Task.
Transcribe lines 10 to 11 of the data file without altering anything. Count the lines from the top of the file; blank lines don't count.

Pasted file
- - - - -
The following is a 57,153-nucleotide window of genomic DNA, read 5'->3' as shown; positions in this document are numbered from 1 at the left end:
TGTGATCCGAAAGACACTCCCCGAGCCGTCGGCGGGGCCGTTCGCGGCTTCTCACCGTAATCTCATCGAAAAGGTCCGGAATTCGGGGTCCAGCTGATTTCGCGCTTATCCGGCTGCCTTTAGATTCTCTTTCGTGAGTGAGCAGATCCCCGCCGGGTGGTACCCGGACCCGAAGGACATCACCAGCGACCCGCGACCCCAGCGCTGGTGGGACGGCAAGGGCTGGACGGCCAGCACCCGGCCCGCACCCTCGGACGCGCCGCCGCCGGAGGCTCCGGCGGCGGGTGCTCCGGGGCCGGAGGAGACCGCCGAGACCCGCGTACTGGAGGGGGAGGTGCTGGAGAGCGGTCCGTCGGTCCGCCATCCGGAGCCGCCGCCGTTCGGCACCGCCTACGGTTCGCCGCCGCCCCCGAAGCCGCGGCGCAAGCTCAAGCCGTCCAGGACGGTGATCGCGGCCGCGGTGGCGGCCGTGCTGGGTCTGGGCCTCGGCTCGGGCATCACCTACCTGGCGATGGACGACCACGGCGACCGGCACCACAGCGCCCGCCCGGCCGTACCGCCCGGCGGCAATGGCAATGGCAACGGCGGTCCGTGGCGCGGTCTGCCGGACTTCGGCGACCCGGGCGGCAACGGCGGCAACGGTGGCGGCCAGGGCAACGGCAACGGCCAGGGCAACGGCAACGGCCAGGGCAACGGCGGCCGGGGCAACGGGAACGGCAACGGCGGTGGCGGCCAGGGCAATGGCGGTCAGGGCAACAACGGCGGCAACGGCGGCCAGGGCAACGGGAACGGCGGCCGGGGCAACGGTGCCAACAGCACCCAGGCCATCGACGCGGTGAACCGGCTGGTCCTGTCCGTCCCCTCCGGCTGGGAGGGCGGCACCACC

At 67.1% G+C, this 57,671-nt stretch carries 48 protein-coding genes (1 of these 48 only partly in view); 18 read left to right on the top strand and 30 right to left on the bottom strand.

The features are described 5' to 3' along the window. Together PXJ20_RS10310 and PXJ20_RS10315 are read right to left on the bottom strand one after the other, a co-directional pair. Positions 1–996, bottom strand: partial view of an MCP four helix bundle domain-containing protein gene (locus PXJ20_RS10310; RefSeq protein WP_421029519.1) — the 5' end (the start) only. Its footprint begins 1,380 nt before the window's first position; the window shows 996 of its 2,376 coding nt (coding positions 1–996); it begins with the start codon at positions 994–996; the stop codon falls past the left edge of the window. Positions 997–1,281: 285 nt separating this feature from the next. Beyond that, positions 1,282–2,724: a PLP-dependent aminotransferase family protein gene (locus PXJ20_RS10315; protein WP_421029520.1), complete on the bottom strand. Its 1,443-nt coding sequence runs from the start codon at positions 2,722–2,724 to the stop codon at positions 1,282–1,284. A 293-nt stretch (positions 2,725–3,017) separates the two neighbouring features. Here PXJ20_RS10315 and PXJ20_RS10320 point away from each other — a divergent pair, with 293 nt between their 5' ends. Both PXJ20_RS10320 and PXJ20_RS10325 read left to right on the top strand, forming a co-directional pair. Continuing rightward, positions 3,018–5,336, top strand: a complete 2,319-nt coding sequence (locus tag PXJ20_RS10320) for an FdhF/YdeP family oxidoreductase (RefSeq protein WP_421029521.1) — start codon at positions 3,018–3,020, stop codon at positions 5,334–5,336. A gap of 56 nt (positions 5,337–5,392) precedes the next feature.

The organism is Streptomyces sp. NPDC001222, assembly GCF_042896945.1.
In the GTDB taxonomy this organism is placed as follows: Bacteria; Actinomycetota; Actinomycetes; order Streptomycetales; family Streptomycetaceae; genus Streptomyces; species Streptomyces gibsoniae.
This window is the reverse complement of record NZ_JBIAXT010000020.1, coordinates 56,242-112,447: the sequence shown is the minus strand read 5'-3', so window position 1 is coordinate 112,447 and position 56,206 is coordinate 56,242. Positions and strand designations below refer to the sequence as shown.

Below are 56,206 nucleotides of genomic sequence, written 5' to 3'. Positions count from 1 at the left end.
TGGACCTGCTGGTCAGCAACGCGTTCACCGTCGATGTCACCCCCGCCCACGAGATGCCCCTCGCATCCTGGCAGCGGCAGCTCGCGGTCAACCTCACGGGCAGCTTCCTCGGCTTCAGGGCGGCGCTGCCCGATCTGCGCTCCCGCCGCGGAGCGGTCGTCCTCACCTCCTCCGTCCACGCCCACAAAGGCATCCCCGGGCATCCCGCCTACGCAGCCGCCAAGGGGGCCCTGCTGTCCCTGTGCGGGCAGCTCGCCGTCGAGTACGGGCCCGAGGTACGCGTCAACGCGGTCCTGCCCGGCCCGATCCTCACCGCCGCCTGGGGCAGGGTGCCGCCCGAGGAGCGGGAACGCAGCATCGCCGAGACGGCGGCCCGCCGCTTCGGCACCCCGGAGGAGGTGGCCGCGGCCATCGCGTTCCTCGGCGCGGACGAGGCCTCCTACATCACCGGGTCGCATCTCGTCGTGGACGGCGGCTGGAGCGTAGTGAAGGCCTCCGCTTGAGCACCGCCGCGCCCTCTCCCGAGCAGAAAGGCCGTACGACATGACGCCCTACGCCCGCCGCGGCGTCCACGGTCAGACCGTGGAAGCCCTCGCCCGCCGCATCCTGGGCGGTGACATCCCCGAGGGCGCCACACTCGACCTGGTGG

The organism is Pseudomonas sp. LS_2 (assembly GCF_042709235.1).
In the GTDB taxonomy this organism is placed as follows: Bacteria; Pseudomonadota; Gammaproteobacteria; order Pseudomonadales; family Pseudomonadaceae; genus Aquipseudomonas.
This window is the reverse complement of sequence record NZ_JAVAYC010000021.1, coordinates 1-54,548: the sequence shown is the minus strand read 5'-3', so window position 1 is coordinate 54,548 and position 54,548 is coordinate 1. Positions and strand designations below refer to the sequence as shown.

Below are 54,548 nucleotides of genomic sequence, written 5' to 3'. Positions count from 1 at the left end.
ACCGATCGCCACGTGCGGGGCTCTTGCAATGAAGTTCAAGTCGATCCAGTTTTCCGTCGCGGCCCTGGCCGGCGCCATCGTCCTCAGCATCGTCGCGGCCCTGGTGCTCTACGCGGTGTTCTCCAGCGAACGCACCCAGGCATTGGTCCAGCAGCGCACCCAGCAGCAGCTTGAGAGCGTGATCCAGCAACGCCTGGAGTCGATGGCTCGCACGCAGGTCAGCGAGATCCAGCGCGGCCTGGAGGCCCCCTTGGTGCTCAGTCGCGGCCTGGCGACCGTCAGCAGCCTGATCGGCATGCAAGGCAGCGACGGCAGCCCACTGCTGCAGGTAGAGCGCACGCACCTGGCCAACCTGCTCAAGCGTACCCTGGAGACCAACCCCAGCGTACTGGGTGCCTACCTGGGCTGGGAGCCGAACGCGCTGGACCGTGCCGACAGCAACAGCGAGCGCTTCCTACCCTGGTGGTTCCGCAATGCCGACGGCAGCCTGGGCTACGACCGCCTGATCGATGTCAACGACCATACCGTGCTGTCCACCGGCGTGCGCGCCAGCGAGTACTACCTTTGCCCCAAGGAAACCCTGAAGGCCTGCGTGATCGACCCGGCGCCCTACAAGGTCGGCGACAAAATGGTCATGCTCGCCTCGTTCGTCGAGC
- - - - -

The organism is Pseudomonas sp. LS_2 (assembly GCF_042709235.1).
In the GTDB taxonomy this organism is placed as follows: Bacteria; Pseudomonadota; Gammaproteobacteria; order Pseudomonadales; family Pseudomonadaceae; genus Aquipseudomonas.